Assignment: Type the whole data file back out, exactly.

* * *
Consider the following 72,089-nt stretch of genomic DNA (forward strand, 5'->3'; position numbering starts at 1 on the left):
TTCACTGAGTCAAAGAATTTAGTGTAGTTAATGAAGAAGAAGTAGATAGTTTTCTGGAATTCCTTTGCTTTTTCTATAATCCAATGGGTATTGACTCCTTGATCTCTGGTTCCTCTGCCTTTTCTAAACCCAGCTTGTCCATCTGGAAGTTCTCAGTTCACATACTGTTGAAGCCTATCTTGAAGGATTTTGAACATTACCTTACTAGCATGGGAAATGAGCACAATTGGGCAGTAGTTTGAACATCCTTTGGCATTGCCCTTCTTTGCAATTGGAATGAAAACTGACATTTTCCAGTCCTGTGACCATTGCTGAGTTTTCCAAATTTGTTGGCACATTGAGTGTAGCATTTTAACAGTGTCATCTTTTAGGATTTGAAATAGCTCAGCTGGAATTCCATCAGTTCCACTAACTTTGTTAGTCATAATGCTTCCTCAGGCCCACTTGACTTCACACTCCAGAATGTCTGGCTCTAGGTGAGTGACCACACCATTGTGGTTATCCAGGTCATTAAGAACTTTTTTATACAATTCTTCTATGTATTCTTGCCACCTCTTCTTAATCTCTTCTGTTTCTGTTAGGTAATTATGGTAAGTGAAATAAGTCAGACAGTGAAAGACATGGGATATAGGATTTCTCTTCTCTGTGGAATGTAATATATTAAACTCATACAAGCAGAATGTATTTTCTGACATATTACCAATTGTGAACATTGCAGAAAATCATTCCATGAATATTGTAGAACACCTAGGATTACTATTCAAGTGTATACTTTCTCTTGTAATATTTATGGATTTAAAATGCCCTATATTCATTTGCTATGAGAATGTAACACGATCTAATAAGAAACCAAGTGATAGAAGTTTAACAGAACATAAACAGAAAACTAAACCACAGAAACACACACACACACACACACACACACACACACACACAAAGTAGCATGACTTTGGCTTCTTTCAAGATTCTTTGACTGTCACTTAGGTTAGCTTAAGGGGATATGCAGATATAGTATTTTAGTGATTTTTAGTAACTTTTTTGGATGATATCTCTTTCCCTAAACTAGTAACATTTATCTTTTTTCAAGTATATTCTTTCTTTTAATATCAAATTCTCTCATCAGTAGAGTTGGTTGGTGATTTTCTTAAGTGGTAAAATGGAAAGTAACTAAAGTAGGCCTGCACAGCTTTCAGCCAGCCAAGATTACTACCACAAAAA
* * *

Consider the following 72,089-nt stretch of genomic DNA (forward strand, 5'->3'; position numbering starts at 1 on the left):
TTCACTGAGTCAAAGAATTTAGTGTAGTTAATGAAGAAGAAGTAGATAGTTTTCTGGAATTCCTTTGCTTTTTCTATAATCCAATGGGTATTGACTCCTTGATCTCTGGTTCCTCTGCCTTTTCTAAACCCAGCTTGTCCATCTGGAAGTTCTCAGTTCACATACTGTTGAAGCCTATCTTGAAGGATTTTGAACATTACCTTACTAGCATGGGAAATGAGCACAATTGGGCAGTAGTTTGAACATCCTTTGGCATTGCCCTTCTTTGCAATTGGAATGAAAACTGACATTTTCCAGTCCTGTGACCATTGCTGAGTTTTCCAAATTTGTTGGCACATTGAGTGTAGCATTTTAACAGTGTCATCTTTTAGGATTTGAAATAGCTCAGCTGGAATTCCATCAGTTCCACTAACTTTGTTAGTCATAATGCTTCCTCAGGCCCACTTGACTTCACACTCCAGAATGTCTGGCTCTAGGTGAGTGACCACACCATTGTGGTTATCCAGGTCATTAAGAACTTTTTTATACAATTCTTCTATGTATTCTTGCCACCTCTTCTTAATCTCTTCTGTTTCTGTTAGGTAATTATGGTAAGTGAAATAAGTCAGACAGTGAAAGACATGGGATATAGGATTTCTCTTCTCTGTGGAATGTAATATATTAAACTCATACAAGCAGAATGTATTTTCTGACATATTACCAATTGTGAACATTGCAGAAAATCATTCCATGAATATTGTAGAACACCTAGGATTACTATTCAAGTGTATACTTTCTCTTGTAATATTTATGGATTTAAAATGCCCTATATTCATTTGCTATGAGAATGTAACACGATCTAATAAGAAACCAAGTGATAGAAGTTTAACAGAACATAAACAGAAAACTAAACCACAGAAACACACACACACACACACACACACACACACACACACAAAGTAGCATGACTTTGGCTTCTTTCAAGATTCTTTGACTGTCACTTAGGTTAGCTTAAGGGGATATGCAGATATAGTATTTTAGTGATTTTTAGTAACTTTTTTGGATGATATCTCTTTCCCTAAACTAGTAACATTTATCTTTTTTCAAGTATATTCTTTCTTTTAATATCAAATTCTCTCATCAGTAGAGTTGGTTGGTGATTTTCTTAAGTGGTAAAATGGAAAGTAACTAAAGTAGGCCTGCACAGCTTTCAGCCAGCCAAGATTACTACCACAAAAA